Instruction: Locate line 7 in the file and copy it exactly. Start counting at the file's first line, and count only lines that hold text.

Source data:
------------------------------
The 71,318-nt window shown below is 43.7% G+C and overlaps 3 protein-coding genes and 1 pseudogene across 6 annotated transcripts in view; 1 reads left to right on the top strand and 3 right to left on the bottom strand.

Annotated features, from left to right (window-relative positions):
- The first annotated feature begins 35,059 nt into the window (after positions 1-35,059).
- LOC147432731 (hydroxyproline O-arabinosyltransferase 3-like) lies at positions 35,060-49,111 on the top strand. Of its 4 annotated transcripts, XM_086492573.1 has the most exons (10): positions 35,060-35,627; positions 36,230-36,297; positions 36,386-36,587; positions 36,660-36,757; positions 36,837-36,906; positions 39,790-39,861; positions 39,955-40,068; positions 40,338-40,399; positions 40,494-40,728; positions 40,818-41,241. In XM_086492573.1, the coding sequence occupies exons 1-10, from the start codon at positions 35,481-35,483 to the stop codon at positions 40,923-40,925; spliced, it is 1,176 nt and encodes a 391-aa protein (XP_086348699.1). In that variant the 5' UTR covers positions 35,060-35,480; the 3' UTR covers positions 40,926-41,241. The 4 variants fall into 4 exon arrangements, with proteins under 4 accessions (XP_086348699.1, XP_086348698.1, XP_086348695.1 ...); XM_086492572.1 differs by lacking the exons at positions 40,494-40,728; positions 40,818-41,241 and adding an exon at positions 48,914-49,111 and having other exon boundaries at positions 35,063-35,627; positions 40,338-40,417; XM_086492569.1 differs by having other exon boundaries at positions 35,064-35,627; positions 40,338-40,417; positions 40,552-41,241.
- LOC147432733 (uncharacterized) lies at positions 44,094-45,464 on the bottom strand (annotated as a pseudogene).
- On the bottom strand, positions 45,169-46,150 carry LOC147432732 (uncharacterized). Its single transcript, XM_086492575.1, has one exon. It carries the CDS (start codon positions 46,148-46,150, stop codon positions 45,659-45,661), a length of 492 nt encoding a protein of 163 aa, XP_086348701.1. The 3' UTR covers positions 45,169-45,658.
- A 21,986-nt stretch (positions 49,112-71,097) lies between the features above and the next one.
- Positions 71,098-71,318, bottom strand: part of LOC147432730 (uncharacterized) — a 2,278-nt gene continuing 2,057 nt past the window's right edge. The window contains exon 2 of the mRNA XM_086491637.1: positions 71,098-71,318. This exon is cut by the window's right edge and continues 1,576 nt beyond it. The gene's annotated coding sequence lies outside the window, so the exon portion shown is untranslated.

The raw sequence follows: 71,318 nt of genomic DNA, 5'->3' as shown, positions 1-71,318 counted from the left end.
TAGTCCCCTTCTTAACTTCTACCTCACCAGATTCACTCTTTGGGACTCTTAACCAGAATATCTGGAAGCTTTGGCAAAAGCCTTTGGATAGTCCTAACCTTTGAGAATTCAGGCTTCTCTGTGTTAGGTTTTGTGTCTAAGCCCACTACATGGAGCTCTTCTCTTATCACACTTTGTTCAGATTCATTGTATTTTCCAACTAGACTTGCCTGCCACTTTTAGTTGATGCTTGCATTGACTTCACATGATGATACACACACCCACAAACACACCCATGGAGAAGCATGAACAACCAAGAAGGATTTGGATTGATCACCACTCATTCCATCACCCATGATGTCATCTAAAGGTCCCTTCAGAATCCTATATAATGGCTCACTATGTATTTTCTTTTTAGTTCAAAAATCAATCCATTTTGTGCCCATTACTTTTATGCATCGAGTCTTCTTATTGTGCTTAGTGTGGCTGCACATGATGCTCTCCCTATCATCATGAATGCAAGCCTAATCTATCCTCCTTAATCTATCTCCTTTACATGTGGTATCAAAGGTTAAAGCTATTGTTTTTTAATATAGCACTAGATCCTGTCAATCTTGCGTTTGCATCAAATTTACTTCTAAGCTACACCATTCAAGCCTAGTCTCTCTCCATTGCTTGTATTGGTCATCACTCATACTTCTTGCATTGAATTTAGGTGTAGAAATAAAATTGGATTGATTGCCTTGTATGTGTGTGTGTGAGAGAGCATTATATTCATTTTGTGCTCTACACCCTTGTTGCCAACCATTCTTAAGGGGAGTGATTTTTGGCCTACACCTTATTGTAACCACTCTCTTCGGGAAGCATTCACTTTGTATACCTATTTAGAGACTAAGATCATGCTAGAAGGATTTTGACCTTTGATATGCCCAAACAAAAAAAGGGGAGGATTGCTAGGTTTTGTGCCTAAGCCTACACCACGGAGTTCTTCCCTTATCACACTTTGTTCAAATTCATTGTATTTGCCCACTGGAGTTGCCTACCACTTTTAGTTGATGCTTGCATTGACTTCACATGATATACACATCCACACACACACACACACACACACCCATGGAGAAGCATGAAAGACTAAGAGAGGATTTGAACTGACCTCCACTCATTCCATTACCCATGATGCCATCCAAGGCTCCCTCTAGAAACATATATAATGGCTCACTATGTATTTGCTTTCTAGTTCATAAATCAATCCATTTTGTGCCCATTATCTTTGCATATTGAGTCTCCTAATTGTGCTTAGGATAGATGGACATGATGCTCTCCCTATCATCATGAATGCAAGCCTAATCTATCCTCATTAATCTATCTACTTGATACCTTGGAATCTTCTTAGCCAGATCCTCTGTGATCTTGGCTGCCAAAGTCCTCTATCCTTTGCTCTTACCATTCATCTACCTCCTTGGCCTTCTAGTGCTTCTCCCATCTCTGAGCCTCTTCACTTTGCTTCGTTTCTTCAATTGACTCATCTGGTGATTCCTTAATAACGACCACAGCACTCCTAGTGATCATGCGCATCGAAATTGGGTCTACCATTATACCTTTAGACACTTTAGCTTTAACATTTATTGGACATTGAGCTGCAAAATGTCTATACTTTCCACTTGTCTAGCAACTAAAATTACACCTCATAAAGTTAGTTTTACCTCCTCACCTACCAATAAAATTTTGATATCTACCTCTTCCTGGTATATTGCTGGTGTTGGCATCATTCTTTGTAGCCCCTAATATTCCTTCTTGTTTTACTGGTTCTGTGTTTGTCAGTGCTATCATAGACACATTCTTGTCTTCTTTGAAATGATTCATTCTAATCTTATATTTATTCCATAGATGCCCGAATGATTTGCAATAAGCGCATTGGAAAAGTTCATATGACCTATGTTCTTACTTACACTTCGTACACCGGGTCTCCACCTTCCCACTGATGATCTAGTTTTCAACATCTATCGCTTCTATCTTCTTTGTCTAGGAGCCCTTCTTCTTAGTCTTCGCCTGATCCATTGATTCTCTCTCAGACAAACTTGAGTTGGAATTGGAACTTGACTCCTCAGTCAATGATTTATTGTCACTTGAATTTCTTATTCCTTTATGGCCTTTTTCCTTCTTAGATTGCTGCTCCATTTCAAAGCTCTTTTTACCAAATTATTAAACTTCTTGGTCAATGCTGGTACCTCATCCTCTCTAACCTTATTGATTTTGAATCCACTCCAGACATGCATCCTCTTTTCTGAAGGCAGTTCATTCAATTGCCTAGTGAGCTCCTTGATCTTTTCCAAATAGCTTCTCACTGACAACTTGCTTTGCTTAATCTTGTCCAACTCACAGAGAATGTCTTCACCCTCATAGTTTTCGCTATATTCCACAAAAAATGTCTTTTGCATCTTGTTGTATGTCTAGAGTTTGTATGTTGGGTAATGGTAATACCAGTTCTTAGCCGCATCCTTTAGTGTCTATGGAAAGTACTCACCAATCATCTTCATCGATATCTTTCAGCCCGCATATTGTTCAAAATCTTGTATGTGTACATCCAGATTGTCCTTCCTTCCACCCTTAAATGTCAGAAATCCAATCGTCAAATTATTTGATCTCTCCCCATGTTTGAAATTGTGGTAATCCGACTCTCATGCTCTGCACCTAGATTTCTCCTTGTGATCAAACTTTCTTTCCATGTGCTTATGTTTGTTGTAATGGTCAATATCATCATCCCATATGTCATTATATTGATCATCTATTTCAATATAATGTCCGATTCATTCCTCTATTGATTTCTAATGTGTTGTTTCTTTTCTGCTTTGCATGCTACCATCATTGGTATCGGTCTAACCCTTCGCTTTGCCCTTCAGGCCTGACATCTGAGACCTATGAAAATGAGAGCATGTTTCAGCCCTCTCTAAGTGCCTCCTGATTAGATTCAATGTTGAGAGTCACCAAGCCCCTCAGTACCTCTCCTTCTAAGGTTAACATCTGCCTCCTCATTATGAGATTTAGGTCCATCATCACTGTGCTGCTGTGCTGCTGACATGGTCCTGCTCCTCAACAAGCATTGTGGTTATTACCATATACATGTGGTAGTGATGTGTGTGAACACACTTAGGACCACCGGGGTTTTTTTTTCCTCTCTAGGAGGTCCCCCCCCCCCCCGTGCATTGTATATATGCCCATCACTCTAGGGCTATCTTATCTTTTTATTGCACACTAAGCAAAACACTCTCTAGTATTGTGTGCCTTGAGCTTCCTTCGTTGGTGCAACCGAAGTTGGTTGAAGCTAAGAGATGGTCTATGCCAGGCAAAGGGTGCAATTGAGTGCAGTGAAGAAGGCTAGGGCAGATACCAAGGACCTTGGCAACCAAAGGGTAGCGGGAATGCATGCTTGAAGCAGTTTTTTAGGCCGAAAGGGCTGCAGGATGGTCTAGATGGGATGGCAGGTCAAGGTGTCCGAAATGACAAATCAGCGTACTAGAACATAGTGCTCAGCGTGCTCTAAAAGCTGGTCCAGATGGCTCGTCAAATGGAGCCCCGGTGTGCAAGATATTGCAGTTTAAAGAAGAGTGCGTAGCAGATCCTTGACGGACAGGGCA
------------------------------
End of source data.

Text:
- A 21,986-nt stretch (positions 49,112-71,097) lies between the features above and the next one.